I'm Kind of Addicted to Self-Help Books
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I’m Kind of Addicted to Self-Help Books


im-kind-of-addicted-to-self-help-booksI’m currently telling everyone I make eye contact with about my new favorite anti-self-help, self-help book: The Subtle Art of Not Giving a Fuck by Mark Manson. I’m sure the title sort of explains why it’s anti-self-help, but in case you’re still wondering, the overall message is to quit trying so hard, figure out what you truly value most in life (not what our culture tells you to value) and that will, in turn, help you figure what to give a fuck about. The is a bit more to it than that, but this isn’t a book report; you know how to work Amazon. Anyway, I somehow find a way to weave it into every conversation lately.

Before that, it was Marie Kondo’s The Life-Changing Magic of Tidying Up which followed Augusten Burroughs’ This Is How. Eckhart Tolle’s The Power of Now (I can’t comprehend A New Earth yet) and Chellie Campbell’s The Wealthy Spirit both cycle through the rotation repeatedly. I somehow haven’t jumped on the Liz Gilbert or Brene Brown trains yet. The Abraham Hicks peeps and The Secret folks intrigue me, but I get too caught up in worrying that I’m jacking my manifestation every time I have a negative thought, and I can’t deal with that kind of pressure.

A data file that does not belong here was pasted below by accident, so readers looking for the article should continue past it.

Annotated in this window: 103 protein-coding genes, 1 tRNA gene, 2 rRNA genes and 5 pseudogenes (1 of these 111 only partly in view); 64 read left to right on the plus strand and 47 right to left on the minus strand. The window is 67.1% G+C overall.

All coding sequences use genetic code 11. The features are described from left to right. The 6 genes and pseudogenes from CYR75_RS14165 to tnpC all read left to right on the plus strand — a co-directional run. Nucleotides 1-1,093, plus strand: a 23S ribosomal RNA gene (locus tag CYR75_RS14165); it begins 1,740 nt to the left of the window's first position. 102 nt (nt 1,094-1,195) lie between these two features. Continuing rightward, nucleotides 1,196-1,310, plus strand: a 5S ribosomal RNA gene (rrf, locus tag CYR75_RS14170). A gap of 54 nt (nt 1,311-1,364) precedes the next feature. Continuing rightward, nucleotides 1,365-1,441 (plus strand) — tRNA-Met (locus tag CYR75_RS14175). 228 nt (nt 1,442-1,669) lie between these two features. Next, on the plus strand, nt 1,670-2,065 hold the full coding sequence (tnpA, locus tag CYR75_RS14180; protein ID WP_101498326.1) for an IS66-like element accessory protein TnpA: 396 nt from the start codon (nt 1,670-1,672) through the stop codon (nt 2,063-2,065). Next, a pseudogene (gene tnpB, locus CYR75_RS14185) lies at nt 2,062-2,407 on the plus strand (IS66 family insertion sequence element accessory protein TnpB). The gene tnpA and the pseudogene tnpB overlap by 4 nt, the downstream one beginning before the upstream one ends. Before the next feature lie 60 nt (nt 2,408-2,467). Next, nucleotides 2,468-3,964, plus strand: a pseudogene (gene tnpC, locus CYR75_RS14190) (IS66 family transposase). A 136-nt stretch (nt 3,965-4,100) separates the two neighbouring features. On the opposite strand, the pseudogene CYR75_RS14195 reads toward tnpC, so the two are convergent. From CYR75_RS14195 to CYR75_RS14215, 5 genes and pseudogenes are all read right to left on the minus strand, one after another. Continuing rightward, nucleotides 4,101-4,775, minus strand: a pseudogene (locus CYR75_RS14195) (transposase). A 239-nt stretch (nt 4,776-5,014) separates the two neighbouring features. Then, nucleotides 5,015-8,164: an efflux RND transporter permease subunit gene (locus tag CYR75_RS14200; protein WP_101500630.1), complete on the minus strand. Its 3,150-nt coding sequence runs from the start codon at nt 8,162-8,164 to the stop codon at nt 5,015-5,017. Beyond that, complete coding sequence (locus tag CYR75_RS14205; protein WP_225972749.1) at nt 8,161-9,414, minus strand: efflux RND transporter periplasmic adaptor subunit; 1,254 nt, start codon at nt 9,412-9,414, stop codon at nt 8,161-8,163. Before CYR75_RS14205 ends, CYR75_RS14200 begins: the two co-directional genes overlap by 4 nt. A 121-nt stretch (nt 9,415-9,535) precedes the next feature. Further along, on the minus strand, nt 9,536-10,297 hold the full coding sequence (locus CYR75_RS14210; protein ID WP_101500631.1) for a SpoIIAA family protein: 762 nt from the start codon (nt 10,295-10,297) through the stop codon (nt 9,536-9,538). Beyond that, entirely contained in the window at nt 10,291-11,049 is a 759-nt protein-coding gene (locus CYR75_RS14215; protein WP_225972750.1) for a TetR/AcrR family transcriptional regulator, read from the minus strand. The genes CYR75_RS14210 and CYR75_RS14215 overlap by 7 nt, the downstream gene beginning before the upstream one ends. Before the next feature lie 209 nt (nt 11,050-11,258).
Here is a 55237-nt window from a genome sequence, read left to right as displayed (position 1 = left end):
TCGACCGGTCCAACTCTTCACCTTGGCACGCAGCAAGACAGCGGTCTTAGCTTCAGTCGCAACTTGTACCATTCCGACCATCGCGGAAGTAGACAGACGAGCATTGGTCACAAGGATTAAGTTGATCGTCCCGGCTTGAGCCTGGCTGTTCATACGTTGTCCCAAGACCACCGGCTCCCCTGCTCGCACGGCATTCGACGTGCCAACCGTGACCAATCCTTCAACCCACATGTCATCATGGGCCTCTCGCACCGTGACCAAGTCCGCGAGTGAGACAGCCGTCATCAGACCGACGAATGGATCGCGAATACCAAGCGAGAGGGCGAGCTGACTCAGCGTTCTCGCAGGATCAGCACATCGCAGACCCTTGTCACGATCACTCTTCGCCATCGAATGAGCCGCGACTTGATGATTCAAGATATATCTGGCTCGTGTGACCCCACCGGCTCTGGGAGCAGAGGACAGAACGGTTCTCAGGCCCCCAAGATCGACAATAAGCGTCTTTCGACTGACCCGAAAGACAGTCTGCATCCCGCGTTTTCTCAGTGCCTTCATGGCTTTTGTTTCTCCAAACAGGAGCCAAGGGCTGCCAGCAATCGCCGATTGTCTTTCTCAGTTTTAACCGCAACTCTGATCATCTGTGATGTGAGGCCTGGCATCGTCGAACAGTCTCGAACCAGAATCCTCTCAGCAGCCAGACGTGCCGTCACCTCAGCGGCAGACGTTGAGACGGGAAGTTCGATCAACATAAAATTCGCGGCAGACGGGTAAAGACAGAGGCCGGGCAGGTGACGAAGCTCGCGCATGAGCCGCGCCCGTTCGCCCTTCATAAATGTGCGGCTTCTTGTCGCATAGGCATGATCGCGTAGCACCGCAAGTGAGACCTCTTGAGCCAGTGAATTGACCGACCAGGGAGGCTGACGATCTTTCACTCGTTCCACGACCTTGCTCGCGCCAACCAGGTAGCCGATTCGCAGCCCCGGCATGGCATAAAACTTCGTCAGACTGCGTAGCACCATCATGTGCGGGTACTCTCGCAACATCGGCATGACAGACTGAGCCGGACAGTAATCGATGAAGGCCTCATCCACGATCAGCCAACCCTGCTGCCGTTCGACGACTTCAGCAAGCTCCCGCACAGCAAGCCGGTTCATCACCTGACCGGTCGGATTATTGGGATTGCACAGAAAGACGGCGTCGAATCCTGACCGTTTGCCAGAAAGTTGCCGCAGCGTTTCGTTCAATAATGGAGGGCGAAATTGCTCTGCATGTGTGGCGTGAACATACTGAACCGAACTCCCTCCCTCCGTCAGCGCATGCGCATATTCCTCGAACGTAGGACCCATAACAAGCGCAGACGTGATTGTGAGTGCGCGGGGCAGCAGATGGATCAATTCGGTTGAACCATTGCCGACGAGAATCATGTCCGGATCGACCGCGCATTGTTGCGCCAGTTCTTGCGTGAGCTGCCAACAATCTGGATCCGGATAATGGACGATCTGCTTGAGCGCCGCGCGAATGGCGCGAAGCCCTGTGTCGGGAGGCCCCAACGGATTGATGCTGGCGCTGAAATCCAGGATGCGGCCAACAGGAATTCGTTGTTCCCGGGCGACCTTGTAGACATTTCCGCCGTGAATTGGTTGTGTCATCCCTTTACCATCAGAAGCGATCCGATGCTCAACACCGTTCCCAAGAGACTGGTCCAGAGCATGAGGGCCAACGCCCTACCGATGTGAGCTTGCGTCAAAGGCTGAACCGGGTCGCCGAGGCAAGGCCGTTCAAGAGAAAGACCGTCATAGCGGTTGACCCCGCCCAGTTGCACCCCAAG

It’s hard to trace the steps back to my first self-help book, but I’m pretty sure it was Face Your Fear by Rabbi Shmuley Boteach. It came out in 2005 so that seems about right because that’s when I was a fresh college graduate and new to LA, and overflowing with fear. This was back when you’d slink into the self-help section of Barnes & Noble, trying to go unnoticed. I’m sure I just saw the word “fear” on the spine, grabbed it and bolted (fearfully) over to a quiet corner by the travel books to thumb through without onlookers’ judgment. I can’t tell you one thing I learned from that book now but I do follow the author on Twitter. He travels a lot.